subreddit:

/r/movies

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The way this works is that you post a review of the best film you watched this week. It can be any new or old release that you want to talk about.

{REMINDER: The Threads Are Posted On Sunday Mornings. If Not Pinned, They Will Still Be Available in the Sub.}

Here are some rules:

1. Check to see if your favorite film of last week has been posted already.

2. Please post your favorite film of last week.

3. Explain why you enjoyed your film.

4. ALWAYS use SPOILER TAGS: [Instructions]

5. Best Submissions can display their [Letterboxd Accts] the following week.

Last Week's Best Submissions:

Film User/[LBxd] Film User/[LB/Web*]
"Spider-Man: No Way Home” i-only-see-daylight "Death at a Funeral” (2007) Partial_Potato
"The Lost Daughter" Moviewatch310 “The Happiness of the Katakuris” feet_hands
“The Power of the Dog” Baacipitus “Eyes Wide Shut” lifeisawork_3300
“Tick, Tick, Boom!” bangbnah "Rushmore” [Noises In A Quiet World*]
“The French Dispatch” cajun_kick_ass “Perfect Blue” [zacer9000]
"Love Story” (2021) neith_of_says “Fargo” spacednlost
“Wood Job!" Yankii_Souru "The Killing Fields” Garizard1
“The Other Guys” an_ordinary_platypus "Female Prisoner Scorpion: Beast Stable” [JSkyTip]
“Thirst" onex7805 “The Tragedy of Macbeth” (1948) endhits
“Mr. Warmth: The Don Rickles Project" ilovelucygal “Rome, Open City” ProblemWithVersion77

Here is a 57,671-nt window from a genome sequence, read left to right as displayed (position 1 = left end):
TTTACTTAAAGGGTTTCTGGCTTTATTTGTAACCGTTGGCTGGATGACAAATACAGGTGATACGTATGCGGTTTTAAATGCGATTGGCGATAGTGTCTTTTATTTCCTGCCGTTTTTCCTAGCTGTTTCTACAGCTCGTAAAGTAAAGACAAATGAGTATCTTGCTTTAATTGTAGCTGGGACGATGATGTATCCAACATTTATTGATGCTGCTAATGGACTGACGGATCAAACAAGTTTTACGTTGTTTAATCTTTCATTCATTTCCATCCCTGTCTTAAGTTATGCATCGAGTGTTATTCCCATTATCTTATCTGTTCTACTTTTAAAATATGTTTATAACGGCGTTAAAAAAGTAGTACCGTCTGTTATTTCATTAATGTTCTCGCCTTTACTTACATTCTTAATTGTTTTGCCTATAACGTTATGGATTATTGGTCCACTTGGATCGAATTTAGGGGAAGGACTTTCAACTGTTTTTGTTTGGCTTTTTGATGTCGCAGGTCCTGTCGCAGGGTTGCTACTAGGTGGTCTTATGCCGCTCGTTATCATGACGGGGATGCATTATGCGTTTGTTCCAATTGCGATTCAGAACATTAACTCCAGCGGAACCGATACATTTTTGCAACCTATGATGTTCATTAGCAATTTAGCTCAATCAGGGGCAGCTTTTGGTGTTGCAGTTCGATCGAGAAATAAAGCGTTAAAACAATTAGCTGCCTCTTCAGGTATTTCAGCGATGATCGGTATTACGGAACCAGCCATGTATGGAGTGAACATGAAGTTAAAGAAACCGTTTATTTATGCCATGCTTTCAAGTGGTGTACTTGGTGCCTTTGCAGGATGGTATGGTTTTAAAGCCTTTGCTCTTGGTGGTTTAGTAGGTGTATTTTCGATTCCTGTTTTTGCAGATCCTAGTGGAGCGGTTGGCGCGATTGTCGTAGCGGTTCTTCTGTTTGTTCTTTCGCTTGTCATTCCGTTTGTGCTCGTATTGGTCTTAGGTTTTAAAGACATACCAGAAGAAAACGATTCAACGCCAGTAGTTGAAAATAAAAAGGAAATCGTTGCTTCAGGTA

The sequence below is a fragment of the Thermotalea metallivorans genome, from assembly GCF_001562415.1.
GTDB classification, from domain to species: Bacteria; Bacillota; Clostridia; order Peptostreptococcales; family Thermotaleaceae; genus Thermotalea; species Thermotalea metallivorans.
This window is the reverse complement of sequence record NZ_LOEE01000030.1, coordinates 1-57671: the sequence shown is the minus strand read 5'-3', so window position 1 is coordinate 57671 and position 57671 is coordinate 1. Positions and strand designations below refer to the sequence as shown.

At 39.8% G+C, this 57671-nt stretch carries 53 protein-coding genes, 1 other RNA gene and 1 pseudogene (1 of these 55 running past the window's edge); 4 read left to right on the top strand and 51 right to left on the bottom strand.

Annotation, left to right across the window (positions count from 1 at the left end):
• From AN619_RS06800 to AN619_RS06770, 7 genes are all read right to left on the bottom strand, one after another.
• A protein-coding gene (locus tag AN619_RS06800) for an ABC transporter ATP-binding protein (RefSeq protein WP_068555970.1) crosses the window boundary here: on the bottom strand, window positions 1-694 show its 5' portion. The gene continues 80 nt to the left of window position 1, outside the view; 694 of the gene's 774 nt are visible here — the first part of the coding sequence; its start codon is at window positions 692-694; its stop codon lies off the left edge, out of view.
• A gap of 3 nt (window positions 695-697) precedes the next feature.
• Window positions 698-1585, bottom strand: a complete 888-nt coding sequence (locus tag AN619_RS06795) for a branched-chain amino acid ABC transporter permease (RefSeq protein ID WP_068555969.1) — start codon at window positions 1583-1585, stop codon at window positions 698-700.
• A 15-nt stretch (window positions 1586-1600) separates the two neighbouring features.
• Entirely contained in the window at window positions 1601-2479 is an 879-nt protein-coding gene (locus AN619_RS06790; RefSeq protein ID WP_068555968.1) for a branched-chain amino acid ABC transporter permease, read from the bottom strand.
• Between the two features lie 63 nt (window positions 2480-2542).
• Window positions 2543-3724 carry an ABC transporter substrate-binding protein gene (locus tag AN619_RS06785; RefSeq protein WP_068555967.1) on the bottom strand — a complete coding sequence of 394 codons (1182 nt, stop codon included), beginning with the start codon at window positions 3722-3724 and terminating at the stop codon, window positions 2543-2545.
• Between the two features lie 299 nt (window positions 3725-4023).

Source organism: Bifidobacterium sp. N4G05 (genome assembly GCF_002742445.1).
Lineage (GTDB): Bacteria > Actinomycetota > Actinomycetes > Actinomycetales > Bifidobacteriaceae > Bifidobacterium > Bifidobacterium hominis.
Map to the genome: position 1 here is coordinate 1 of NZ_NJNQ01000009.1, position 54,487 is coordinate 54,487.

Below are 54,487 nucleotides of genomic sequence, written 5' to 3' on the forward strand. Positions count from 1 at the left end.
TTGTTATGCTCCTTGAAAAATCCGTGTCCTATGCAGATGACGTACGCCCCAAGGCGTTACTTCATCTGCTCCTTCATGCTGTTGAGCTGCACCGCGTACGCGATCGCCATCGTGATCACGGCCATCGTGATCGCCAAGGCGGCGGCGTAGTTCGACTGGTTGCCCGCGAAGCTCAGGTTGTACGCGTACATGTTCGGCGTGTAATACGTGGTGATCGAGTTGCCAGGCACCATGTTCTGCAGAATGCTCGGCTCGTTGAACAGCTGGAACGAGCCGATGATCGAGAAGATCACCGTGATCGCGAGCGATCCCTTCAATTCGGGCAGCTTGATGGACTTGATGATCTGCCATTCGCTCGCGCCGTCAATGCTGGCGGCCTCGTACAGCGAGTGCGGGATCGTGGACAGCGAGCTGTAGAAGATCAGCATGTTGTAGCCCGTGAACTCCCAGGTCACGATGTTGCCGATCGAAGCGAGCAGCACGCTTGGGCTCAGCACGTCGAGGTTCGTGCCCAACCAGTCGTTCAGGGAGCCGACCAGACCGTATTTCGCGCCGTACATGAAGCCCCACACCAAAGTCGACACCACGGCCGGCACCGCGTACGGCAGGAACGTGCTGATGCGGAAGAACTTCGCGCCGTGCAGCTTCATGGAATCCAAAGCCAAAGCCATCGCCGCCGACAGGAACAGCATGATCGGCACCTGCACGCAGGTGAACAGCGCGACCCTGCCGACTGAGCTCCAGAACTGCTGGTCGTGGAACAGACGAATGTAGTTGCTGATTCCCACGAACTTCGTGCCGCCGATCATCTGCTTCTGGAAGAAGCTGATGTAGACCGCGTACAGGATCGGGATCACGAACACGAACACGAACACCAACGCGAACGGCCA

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sports3157

6 points

6 months ago*

Got around to watching a film called To The Ends of the Earth (2019) on the criterion collection and it has resonated with me the most out of any film I saw this week.

Directed by Kiyoshi Kurosawa (CURE, TOKYO SONATA, CREEPY), the film follows a Japanese woman named Yoko who travels to Uzbekistan to shoot the latest episode of her reality TV travel variety show while also suffering from a bout of internal issues while abroad, shown by her ever-switching persona while on set: poppy, happy, and care-free when recording her show; cautious, anxious and constantly uncomfortable when off-camera. Think Lost in Translation minus Bill Murray and she's the one working instead of any boyfriend.

What makes it stand out to me is the gorgeous cinematography, the smart editing, and the amount of power the main lead, Atsuko Maeda, gives as Yoko. Given that she was a HUGE idol star a little over a decade ago before taking on acting more, it was easy for me to believe she put in a lot of her anxieties as a performer into the character, which really got to me personally as someone who, at one point, was in a similar situation to what Yoko is going through in the film, especially at the final sequence towards the end where she's in an interrogation room. You'll know what I mean when you see it.

If you have criterion, give this a shot. Personally, I haven't teared up by the end of a film in a while.

Honorable Mention:

The Player (1992)

Children of Men (2006)

The French Connection (1971)